Mirjam Blaak, Uganda’s deputy head of mission to Brussels and lead person to the International Criminal Court (ICC), hosted the Review Conference of the Rome Statute in Kampala that ended last Friday.
By Robin van Wechem
Why did Uganda host the Kampala Conference?
It was proposed to host the Conference in Kampala instead of New York or The Hague, because Africa is where all the cases of the ICC are taking place, and where all the victims of these horrible crimes live. Many delegates participated in pre-conference visits to Northern Uganda. For them it was a lifetime experience because, until then, they had only been discussing the Rome Statute in theory, but they had never been in touch with the victims.
Do you think that the Conference has met expectations?
Yes, though it was quite a battle. We only reached consensus on the crime of aggression at one o’clock Saturday morning. The African and Latin-American groups emphasised that the court should not be dependent on political decisions taken by the Security Council. Meanwhile, the Council’s permanent members only wanted to give the ICC the mandate to investigate a situation after the Security Council has pronounced a resolution.
The US under George W. Bush was sceptical towards the ICC. Any change in President Obama’s delegation?
The US has pronounced an engagement with the court, but they also stated that they are not likely to sign or ratify the Rome Statute in the near future. Other non-state parties such as Russia and China were also very interested in the Conference. However, that does not mean that they are going to ratify the Statute.
Was the Conference an issue among the Ugandan population?
Definitely. We had 1,200 victims who participated in the pre-Conference soccer match with President Museveni of Uganda and the Secretary General of the United Nations Ban ki-moon. There were victims from Darfur and Congo participating in the match, and they will share their impressions of the Conference with other victims back home.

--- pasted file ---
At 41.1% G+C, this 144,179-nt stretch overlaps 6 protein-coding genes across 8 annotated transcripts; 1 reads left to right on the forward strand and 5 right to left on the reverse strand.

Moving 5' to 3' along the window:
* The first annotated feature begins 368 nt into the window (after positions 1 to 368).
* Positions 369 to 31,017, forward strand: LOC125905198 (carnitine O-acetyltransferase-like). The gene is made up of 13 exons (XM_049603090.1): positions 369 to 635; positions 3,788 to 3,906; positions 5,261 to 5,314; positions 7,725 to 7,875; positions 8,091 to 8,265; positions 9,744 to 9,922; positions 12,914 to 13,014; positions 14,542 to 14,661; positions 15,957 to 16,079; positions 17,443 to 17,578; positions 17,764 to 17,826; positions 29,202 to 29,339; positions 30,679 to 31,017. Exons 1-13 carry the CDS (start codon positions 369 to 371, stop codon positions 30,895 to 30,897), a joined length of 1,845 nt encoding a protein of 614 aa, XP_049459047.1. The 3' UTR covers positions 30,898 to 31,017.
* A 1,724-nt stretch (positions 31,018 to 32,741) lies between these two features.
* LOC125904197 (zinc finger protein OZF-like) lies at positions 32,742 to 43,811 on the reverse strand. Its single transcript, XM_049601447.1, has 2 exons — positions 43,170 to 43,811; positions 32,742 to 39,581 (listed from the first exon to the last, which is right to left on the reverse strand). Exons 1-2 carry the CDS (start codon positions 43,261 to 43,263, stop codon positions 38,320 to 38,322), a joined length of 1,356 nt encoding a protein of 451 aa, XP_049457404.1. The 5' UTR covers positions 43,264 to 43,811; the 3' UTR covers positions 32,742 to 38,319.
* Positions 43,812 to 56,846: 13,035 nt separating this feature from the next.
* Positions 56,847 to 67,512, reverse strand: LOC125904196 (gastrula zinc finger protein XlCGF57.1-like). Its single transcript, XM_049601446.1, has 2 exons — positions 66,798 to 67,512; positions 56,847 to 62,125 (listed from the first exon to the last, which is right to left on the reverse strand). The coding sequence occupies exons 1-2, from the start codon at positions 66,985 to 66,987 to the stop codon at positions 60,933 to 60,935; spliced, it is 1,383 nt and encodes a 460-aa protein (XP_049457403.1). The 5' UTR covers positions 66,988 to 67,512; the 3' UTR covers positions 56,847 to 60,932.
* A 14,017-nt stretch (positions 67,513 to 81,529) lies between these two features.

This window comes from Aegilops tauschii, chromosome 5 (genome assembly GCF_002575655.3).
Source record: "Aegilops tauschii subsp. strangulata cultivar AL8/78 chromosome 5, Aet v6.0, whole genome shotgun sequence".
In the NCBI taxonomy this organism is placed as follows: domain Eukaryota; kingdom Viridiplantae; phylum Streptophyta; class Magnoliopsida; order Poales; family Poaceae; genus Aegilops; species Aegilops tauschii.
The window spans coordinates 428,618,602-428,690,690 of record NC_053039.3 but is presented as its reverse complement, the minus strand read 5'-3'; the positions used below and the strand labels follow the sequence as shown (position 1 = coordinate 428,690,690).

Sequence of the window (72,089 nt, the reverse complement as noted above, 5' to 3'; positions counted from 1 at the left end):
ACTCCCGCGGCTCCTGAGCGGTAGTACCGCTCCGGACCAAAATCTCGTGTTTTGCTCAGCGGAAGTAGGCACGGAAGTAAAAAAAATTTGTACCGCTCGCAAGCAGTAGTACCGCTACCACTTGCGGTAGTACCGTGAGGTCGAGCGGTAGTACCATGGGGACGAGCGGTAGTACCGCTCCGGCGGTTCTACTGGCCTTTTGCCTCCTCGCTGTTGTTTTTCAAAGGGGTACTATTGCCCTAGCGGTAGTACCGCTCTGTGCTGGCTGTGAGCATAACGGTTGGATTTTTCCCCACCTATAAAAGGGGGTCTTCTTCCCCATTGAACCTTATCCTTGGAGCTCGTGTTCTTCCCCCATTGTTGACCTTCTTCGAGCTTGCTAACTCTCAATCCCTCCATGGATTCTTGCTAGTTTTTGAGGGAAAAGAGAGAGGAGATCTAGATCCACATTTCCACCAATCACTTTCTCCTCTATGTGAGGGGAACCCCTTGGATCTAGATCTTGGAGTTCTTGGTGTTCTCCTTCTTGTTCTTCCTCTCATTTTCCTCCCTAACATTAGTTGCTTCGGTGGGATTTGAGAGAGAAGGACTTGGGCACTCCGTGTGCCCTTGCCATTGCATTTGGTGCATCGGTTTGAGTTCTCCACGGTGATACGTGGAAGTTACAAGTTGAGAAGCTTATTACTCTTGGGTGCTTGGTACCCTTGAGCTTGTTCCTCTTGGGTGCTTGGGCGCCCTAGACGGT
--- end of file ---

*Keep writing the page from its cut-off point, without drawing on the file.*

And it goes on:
Civil society has been closely involved in organising this event. The International Bar Association and the Uganda Law Society organised a mood court, so that people in Uganda could see how a court case takes place. Africa Legal Aid organised pre-Conference activities, and other NGOs also assisted us a lot. We had daily radio shows and television programmes about the conference, and the newspapers were full of it. So in that sense, the Conference has been a huge success.
Is the ICC well known in Uganda?
I think that there is nobody in Uganda now that does not know what the ICC stands for, as we were the first country to refer a case to the court. The peace process in Uganda has caused a lot more understanding between the government and the people in Northern Uganda.
I think the people now realise that the government has done everything in its power to make [Lord’s Resistance Army leader] Joseph Kony sign this agreement, and that he refused. People are still very afraid that Kony will return, so we have to do our best to coordinate that arrest with countries in the region. The US passed a law in the Senate three weeks ago that they are going to assist in the arrest of Kony because he still makes the whole region unsafe.
At the Conference, some have accused Ugandan President Yoweri Museveni of war crimes in Northern Uganda and the Democratic Republic of Congo.
Outright lies. The opposition tries to smear the president in the run up to the presidential elections next year. The ICC has already investigated the situation and never brought charges against him.
What has to be done to implement the arrangements of the Kampala Conference?
Other amendments have been put on the agenda, such as terrorism, piracy and drugs trafficking. In Kampala we only wanted to concern ourselves with the crime of aggression. At the next assembly in New York in December we shall discuss these other amendments.